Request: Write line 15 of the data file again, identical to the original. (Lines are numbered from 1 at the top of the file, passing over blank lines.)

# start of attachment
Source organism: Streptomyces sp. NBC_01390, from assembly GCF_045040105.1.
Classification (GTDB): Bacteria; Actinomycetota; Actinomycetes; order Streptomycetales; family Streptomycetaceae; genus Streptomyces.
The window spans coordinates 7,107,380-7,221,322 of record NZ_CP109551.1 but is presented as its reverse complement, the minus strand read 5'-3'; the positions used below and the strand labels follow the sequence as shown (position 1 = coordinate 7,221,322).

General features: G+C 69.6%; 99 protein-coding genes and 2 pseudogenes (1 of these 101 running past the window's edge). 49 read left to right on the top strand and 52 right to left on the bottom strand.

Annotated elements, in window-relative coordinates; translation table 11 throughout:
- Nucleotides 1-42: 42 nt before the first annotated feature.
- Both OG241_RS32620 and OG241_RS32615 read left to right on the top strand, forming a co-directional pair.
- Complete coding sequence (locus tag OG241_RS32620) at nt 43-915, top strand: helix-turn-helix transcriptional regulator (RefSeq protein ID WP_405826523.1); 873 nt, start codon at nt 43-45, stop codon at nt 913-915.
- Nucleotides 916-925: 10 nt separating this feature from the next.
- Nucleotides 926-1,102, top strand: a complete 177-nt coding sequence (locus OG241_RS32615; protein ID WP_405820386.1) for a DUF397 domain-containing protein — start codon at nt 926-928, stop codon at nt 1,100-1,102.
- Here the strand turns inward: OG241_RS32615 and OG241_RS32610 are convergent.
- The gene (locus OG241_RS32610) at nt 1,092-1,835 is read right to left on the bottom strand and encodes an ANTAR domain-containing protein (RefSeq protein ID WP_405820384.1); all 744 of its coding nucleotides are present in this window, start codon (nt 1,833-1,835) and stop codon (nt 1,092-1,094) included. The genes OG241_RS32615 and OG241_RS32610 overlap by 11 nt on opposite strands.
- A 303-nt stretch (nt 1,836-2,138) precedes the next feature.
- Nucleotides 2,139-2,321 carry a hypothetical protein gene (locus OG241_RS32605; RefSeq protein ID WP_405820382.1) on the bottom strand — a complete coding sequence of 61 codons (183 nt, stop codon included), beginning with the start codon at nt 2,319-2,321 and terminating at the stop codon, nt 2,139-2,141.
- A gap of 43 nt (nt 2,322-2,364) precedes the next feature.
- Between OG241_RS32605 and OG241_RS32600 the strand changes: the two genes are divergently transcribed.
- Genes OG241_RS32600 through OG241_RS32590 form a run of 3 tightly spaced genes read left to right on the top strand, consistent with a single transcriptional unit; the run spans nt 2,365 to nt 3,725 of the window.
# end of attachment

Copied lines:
- A gap of 43 nt (nt 2,322-2,364) precedes the next feature.